Hisense H10 – The King of All 4k TVs
The role of television in our lives certainly hasn’t stopped growing over the decades, with virtually every household having one these days. While a few voice their opinions against it, there is no denying that it’s a work of wonder, capable of both entertaining and educating us at the same time. The capabilities of televisions have evolved tremendously since the days of small black-and-white boxes, with countless models coming in tremendously large sizes with bells and whistles our parents couldn’t even dream of. The better the TV, the more enjoyment you’ll get out of it, and the emerging Chinese brand on the scene, Hisense, has really upped the ante with its $3,500 70-inch television, one of the most impressive 4k TVs you’ll find anywhere.
The company in question made its debut on the American market many years ago, selling their television sets with built-in Roku players at dirt-cheap prices so low that buying one felt like the wisest financial decision of a lifetime. Today, their business has grown immeasurably since its humble beginnings, with Hisense now dishing out top-of-the-line 4k TVs with HDR panels at prices that are much more reasonable than what their competitors would offer.
Now, it is true that at first glance spending $3,500 on a television set feels like a bit of an overkill, but rest assured that anywhere else all of those features would cost you an arm and a leg. We’re talking about the new flagship model referred to as the H10, and it boasts a flat screen with quantum-dot color enhancement as well as an in-built black light system that can go all the way up to 1000 nits of luminance, not to mention the 320 zones of local dimming. This means that it can deliver an image of unprecedented quality, and you can personally adjust it in any way you see fit; this is a set that offers you much more control than any of the other 4K TVs you’ll find out there.
When it becomes a question of HDR (or high-dynamic range) video, this television supports the HDR10 format, although it should be added that as of now, it doesn’t handle Dolby vision. This is due to the fact that the set is currently going through a very long and grueling process to obtain a THX certification, something only Panasonic and Sharp have successfully passed. The H10 set even comes with its own smart platform: Opera TV. This gives you an easy and simple way of accessing various streaming applications and even a web browser should you need it. And so, all that means you can definitely expect to see this set’s abilities expanded even further in the future above those of other 4K TVs.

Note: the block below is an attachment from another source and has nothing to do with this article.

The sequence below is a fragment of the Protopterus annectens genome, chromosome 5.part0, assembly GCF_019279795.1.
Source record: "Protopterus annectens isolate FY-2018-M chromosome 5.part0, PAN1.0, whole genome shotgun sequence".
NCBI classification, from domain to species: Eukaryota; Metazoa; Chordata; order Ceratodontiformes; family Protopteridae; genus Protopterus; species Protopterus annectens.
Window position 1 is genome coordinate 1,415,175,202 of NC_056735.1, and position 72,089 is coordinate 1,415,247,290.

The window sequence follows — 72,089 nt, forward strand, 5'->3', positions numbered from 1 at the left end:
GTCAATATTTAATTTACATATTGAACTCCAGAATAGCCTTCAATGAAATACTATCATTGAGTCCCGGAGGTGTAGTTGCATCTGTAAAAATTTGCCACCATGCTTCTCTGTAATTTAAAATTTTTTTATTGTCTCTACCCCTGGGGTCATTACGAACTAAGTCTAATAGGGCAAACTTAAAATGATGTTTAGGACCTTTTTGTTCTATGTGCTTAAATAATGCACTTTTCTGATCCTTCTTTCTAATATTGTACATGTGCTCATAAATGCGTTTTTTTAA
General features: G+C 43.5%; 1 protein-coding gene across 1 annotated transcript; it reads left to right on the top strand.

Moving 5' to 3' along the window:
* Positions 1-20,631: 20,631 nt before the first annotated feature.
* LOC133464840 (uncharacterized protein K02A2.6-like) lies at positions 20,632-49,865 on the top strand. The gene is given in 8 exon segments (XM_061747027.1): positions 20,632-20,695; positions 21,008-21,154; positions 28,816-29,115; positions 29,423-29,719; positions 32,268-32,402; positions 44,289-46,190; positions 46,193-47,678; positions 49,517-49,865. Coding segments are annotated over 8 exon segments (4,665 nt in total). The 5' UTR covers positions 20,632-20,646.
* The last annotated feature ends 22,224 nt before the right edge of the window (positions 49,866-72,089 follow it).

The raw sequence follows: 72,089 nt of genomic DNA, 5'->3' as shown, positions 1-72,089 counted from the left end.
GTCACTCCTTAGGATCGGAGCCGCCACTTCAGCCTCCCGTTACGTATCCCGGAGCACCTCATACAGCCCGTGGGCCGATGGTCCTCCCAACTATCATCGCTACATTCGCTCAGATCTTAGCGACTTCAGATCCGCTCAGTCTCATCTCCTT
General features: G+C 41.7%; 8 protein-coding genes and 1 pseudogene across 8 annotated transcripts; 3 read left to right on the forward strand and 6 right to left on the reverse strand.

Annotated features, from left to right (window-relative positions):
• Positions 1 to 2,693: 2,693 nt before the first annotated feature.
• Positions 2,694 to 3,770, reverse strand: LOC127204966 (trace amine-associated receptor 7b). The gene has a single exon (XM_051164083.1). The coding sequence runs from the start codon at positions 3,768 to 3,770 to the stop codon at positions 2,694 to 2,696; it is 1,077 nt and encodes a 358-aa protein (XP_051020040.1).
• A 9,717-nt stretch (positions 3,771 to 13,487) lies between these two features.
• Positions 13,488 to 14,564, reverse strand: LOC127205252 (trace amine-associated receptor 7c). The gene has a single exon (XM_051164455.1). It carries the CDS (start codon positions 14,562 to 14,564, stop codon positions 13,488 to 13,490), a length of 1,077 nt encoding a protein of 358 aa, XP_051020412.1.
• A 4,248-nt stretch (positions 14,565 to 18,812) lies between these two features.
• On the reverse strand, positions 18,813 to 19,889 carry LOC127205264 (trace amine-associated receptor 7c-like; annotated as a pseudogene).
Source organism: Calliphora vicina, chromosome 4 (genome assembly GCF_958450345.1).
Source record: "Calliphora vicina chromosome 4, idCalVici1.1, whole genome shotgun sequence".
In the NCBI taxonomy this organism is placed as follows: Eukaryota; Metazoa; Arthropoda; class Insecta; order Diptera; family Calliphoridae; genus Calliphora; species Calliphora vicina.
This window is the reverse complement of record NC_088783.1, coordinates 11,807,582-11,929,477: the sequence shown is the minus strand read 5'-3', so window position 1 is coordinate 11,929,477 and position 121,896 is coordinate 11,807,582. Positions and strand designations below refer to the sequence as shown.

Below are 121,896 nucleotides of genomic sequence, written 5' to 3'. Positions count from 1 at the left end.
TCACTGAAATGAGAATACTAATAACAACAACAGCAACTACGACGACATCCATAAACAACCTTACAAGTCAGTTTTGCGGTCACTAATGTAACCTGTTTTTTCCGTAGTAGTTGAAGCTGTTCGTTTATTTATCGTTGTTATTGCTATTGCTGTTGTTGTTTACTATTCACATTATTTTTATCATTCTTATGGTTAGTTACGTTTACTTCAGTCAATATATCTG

But of course, none of those numbers really mean much unless they are compared with what the competition has to offer. Of course, there are plenty of brands trying to get a slice of the 4K TVs market pie, but apart from the immortal giants of the industry, the only real competitor that they have at the moment is Vizio. If you look at what they have to offer, the Vizio 75-inch model is rather similar to the H10 in its size and features, with the difference being that the former has 128 zones of local dimming, while the latter has over 320. This makes a tremendous difference in image quality and how much control you can exert over it. And the price tag? It costs $3,800, which just to remind you, is $300 more than what Hisense is charging. In other words, they are actually demanding more money for less, a statement which holds true even despite the fact that they do support Dolby Vision HDR video.
With the Hisense H10 awaiting THX certification and being a bit steep in terms of price, perhaps it would be wiser to wait and see what 2017 holds in store for 4k TVs. It is quite likely that we’ll see a rather sizeable drop in prices, not to mention that by then, it ought to be developed enough to be superior to its competitors in every single way. If you cannot wait all this time and need a television that will last you for years and years to come, then rest assured that the H10 is one of the best choices you could make: its features and durability are already worth more than the $3,500 it costs.